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Archive for March, 2016

They’re here! They are fabulous! They are the next generation rising to take their place at democracy’s table in Hawai’i.  The process of choosing delegates is far more circuitous than I had any idea of.  Cameron Sato and Elliot Van Wie do a great job of describing that in the fist section, as well as part of the second. Definitely watch the first 10 minutes if you are planning to vote Saturday the 26th in Hawai’i’s Democratic Preference Poll.

At about 26:00  Cameron Sato gives at truly unique argument for voting for Bernie, addressing head on the concerns about Sander’s age.

And yes, that is the same locally made Princess Kaiulani Fashion‘s custom mu’u mu’u I wore in the final “luau” episode of the 1994 This Old House series on my then home at Niu. And yes, the scarf is Kealopiko,  from several years ago. And no, they are not sponsoring this blog.

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SurfBernGood Friday 2016’s Hawai’i Is My MainLand livestream, will be at its usual 3pm HST.  What is un-usual, is a focus on United States of America politics and three guests: Asami Kobayashi, Cameron Sato and Elliot Van Wie. All are very active in the Hawai’i for Bernie Sanders US presidential campaign.

It is relatively easy to find out how and where to vote Saturday, March 26th, to influence the votes cast by Hawai’i’s 35 delegates to the Democratic National Convention.

It is less apparent how showing up on Saturday and voting translates to committed delegates. Elliot Van Wie, Precinct 4 President of the Democratic Party of Hawai’i will illumine!

 

 

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It made me cry.  Katie Kamelamela articulates her experience of the recent ‘Aha, a four week long constitutional convention process for Native Hawaiians last month. Approximately 150 Native Hawaiians created a fifteen page constitution based on their understanding of our history.  As groundbreaking as that accomplishment was, the process itself was one of deep transformation for Kamelamela (see video at about 34:00.) To come away  with profound insight into her own being-a way forward as a leader (not something she sought,) recognizing that above all, unity among Hawaiians is the foundation of sovereignty-fully warrants the fraught with hakakā  genesis of this ‘Aha.  Kamelamela’s message of acceptance and courageous embrace of change adds a new stanza to Meleanna Meyer‘s kāhea so beautifully presented last fall.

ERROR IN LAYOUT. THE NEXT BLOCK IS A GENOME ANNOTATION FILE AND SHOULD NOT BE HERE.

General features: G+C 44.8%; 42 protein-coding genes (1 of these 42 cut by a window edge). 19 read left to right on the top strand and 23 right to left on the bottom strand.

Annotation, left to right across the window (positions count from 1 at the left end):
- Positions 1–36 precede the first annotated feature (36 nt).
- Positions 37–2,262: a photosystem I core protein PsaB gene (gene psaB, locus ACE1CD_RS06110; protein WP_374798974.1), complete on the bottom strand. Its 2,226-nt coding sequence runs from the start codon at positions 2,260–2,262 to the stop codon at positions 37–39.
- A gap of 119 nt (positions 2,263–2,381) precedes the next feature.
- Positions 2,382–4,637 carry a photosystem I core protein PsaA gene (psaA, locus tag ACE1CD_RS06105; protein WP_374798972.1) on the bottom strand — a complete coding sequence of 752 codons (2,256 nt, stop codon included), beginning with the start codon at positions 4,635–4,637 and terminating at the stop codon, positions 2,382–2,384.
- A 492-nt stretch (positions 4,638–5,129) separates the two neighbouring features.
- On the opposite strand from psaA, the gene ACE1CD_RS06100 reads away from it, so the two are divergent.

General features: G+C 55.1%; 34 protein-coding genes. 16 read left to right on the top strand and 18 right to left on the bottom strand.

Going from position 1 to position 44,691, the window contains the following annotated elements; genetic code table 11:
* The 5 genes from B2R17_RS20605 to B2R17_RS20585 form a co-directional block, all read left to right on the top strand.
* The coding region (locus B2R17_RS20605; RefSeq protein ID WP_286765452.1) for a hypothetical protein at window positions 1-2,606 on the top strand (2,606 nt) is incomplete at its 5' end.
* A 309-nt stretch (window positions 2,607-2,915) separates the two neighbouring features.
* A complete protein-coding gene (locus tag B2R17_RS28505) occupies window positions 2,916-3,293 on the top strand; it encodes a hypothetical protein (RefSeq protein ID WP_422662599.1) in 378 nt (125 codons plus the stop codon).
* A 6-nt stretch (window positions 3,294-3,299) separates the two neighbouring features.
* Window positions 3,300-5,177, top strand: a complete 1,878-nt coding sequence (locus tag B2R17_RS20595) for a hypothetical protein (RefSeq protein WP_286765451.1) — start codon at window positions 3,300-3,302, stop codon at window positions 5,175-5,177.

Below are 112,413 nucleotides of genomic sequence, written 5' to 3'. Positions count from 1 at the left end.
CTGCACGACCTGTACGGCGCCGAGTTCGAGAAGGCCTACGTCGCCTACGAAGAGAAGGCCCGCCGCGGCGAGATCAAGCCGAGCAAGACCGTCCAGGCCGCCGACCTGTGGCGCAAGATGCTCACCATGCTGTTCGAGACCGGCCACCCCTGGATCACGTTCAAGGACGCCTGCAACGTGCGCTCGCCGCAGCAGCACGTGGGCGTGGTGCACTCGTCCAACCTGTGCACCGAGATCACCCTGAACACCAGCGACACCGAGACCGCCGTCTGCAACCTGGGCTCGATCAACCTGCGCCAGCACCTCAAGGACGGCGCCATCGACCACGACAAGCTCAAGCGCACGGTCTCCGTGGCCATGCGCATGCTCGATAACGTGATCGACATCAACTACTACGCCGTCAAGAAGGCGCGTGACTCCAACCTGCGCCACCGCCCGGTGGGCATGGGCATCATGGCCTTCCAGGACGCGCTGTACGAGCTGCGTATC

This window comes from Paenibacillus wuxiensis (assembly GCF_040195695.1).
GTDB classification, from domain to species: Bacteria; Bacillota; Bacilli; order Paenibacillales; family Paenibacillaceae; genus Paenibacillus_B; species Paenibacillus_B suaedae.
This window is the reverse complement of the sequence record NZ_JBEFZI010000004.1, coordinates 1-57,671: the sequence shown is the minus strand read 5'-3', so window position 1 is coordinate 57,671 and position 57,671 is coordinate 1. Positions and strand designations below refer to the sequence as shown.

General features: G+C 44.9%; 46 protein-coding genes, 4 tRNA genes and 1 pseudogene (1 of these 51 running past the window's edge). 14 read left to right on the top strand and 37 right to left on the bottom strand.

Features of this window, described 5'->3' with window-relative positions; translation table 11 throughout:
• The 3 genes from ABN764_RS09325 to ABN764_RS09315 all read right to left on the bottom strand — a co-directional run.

I thank the Grassroots Institute of Hawaii , and likeminded, for their steadfast efforts to induce Hawaiians to play by rules foisted on our ancestors in a series of opportunistic, unlawful and cruelly hypocritical events.  It is the pain of that injustice gestating over a century, now manifest as kuakoko, which is birthing something of such pure beauty I am moved to tears.

All who love Hawai’i, not just those of Hawaiian ancestry,  will benefit from greater understanding and participation.

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Katie Kamelamela, Botany PhD.

Katie Kamelamela, Na’i Aupuni ‘Aha participant, UH Manoa Botany PhD candidate

In the summer of 2012 I had the  life altering privilege of participating in the 5 day ‘Ai Pono Ola Pono (healthy eating – healthy living) Huaka’i to Kaho‘olawe Island with ‘Ahahui O Nā Kauka, a gathering of Native Hawaiian doctors, nurses, farmers and other health and food practitioners.

The purpose was to strengthen the connection between healthy local food systems and improved health and wellness outcomes for clinicians. That’s where I met Katie Kamelamela. Then a Botany graduate student at the University of Hawai‘i, Mānoa; she impressed me with her intellectual, scientific, Hawaiian cultural and physical strengths.

A couple of months ago I wrote about her remarkable profile as a Na‘i Aupuni candidate. Friday March 18th at 3pm HST on Think Tech Hawaii she and I will be talking about her experience as a participant in the recent Na‘i Aupuni ‘Aha.  Her voice is clear and compellingly holistic. Watch our livestreamed program to hear a future for Hawai‘i from a refreshing voice.

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What is it about farmers?  I find them the most interesting and compelling people. Ok. I grew up on a mono-crop/obsolete-colonial model ag operation, and both sides of my family have been agripreneurs with various vineyard, ranching, dairy and commercial crop enterprises — so it’s not entirely a surprise.

Rob is poster child for the new generation of farmers.  His background is in web design, and he had integrated that skill set into his recently acquired agricultural knowledge. He gives the Go Farm program much credit. My apologies to GoFarm and Steven Chiang, somehow in the process of clipping your video, an unusual contemporary art element was added.

Although we have several mutual acquaintances, this was the first time I met Rob Barreca. Did we have too much fun? Although we have several mutual acquaintances, this was the first time I met Rob Barreca.  You be the judge…certainly enough fun for a hana hou show.

LINKS

Go Farm Hawai’i

Mahi’ai Match-Up

Friends with Farms

Counter Culture Food + Ferments

 

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